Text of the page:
The Thoroughbred Idea Foundation (TIF) will sunset its active operations, announced its founder and chairman Craig Bernick. 

TIF executive director Patrick Cummings has accepted a role leading the new National Thoroughbred Alliance (NTA), an initiative launched by Mike Repole.

“After more than five years of advocacy and successful improvements initiated through TIF and with Pat’s progression to a new role, I thought now was an opportune time to wind down TIF’s active work,” said Bernick.

“I can’t say enough great things about Pat Cummings and how thankful I am that he agreed to come back from his work in Hong Kong, lead TIF, and accomplished as much as he has over these five years. We didn’t have a blueprint but I am so proud of how it all turned out and wish he and Mike all the best in their new initiative. I have every expectation that it will be successful and improve the sport for all of its participants.

“It is important to preserve our papers and reports as a reference for the future, so we will maintain”

TIF’s advocacy began with a series of foundational white papers with the intention of driving awareness of four key issues – attention to pricing for bettors, rules evolution and transparency, modernizing wagering products and improved access to accurate information. 

TIF’s first paper, “Penny Breakage” became the inspiration for Kentucky legislators to include a clause in a sweeping pari-mutuel taxation reform package which rounded down winning dividends to the penny, as opposed to the dime. Kentucky became the first state in America to adopt such a provision, which alone has yielded more than $7 million returned to winning horseplayers on Kentucky races in from its win, place and show pools alone since its implementation in July 2022. 

In its second publication, “Changing the Rules,” TIF advocated for North American racing jurisdictions to adopt the internationally-recognized interference philosophy known as “Category 1.” Oklahoma became the first to do so in September 2022 and has operated Thoroughbred racing since, without controversy or changes in riding, but a reduction in the number of demotions, over the last 13 months. An increase in transparent reporting around such incidents was also central to this topic and has become a reality in some states, led by Oklahoma’s stewards.

Both topics, inspired by TIF’s work and advocacy, were leading successes for the organization, and more jurisdictions are actively considering following the leads of Kentucky and Oklahoma in these initiatives. . 

“Customers always decide the fate of businesses, and of course for any business to thrive, it has to present a product that is competitive on quality, price, and service,” Bernick said. 

“Everything TIF has advocated for would make the horse business better for the sport’s two optional participants - racehorse owners and horseplayers. The horse business will only survive if we attract these core participants - in what is now a strikingly more competitive landscape.”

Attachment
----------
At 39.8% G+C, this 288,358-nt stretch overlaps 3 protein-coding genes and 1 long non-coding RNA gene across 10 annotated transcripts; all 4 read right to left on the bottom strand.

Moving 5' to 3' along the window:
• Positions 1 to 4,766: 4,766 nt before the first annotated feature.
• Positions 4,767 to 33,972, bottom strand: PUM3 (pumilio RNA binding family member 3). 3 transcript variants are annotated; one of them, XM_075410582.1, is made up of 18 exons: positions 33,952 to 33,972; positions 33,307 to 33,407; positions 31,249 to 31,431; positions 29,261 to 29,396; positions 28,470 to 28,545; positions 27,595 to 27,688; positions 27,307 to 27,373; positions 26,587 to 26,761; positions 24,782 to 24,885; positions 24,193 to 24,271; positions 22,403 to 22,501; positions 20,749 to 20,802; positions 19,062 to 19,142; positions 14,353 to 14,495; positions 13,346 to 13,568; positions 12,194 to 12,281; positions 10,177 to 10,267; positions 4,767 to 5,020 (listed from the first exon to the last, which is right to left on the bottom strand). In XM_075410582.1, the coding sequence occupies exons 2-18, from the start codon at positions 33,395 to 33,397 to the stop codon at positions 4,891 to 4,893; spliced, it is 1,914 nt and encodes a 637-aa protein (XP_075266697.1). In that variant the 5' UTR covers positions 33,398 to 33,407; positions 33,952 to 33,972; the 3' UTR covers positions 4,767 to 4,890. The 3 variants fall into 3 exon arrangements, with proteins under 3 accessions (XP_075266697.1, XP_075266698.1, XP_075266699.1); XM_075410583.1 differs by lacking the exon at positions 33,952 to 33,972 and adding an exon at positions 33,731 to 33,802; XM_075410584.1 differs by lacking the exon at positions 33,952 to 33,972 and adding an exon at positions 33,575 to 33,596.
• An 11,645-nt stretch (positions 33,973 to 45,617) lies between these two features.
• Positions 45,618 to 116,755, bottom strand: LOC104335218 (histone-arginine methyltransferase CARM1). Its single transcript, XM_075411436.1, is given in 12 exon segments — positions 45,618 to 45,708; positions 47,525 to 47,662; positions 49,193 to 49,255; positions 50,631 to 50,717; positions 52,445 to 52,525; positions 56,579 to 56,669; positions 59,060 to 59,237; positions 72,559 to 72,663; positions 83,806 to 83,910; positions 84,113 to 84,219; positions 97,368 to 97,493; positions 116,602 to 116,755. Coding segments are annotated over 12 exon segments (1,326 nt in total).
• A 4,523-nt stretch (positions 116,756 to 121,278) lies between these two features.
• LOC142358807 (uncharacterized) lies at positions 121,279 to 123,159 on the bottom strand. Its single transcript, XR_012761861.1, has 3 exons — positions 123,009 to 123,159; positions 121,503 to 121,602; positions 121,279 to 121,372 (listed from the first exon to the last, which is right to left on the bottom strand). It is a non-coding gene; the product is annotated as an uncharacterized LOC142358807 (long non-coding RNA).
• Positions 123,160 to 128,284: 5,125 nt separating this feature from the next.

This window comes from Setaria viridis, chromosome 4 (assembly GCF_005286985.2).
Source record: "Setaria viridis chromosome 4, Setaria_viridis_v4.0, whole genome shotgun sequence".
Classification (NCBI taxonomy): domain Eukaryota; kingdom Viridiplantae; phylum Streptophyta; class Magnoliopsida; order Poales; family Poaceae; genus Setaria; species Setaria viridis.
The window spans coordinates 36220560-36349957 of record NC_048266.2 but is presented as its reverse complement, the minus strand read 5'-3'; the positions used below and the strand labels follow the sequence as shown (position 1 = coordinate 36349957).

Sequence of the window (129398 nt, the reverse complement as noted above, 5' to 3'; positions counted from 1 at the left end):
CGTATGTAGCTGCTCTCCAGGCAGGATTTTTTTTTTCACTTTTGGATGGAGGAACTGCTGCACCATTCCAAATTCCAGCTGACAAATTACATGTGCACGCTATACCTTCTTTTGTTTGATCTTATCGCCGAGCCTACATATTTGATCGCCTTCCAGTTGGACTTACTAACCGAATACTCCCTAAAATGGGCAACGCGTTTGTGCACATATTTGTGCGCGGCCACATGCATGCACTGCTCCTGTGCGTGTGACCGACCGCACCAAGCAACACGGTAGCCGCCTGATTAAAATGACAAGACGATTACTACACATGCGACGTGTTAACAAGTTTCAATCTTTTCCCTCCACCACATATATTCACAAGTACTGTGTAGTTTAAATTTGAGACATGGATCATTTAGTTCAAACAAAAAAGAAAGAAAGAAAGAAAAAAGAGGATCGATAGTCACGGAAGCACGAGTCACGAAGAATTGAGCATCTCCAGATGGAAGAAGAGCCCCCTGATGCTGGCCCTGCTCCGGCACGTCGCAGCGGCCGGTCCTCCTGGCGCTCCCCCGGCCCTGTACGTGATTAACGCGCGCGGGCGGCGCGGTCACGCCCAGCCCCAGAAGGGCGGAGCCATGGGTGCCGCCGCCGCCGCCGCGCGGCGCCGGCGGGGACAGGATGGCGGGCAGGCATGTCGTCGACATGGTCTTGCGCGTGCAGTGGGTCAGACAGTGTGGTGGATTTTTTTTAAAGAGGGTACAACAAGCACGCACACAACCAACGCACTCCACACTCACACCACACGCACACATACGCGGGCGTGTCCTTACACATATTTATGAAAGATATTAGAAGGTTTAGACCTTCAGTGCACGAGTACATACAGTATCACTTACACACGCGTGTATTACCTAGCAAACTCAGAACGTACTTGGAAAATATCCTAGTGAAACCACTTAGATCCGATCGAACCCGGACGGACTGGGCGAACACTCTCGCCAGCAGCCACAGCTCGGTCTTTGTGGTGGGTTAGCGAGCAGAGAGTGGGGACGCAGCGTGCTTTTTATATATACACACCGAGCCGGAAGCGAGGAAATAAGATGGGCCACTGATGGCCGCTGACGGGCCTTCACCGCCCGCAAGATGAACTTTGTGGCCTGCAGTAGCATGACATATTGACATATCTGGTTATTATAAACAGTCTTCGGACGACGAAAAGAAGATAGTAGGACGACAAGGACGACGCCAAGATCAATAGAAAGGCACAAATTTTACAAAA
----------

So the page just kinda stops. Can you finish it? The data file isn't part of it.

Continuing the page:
TIF also pushed for modernization in racing’s wagering and information businesses, advocating for the evolution of fixed odds options to complement pari-mutuel betting, a daily reality now for New Jersey-based horseplayers, as well as a pursuit for more affordable, modern options for racing data

Myriad wagering issues were addressed, responded to, or resolved because of TIF involvement, led by Cummings. This included raising awareness to the need for common-sense policies and wagering options while also drawing attention to flaws or concerning developments, such as incidents of pari-mutuel pool manipulation, which led several operators to cease offering pools subject to manipulation. 

TIF’s landmark 12-part series, “Wagering Insecurity” drew praise from readers for highlighting still existing deficiencies in America’s pari-mutuel betting system.

TIF routinely lobbied for the elimination of jackpot-style bets which drive effective takeout rates to usurious levels. In recent years, several tracks have dropped the jackpot provision on bets, including Keeneland, Horseshoe Indianapolis, the tracks of the New York Racing Association and most recently, Santa Anita and Del Mar. Sound policies which encourage and build mass market participation through wagering were at the heart of TIF’s suggestions.  

Major papers highlighted the concurrent growth of computer-assisted wagering (CAWs) and decline of mass market participation via wagering. The 2020 publication “Racing Not Only For (the) Elite” introduced the subject while “Sharks & Minnows” drew attention to alarming data from the state of California reflecting how much betting participation had changed in recent years and the need for racing operators to enact proactive policies to better manage the evolution of high-frequency betting. 

“It was an absolute pleasure to lead TIF’s efforts over the last five years,” said Cummings. “On behalf of all of TIF’s supporters, our board of directors and especially horseplayers, my sincerest thanks go to Craig for launching TIF and backing his vision to seek improvements in areas that have long been ignored. I am so thankful for the support from Craig, our board, and several invaluable advisors who were all instrumental in our achievements.”

“While our work helped to accomplish some American firsts with the support of forward-thinking legislators, operators, regulators and many others in the racing industry, there are still some glaringly obvious issues that exist, including many in the wagering space. I look forward to tackling those in an ongoing capacity in my new role and helping deliver more to improve the sport for those who love it and commit so much to it.”

TIF’s work was accomplished with spending of less than $750,000 over its operational period.


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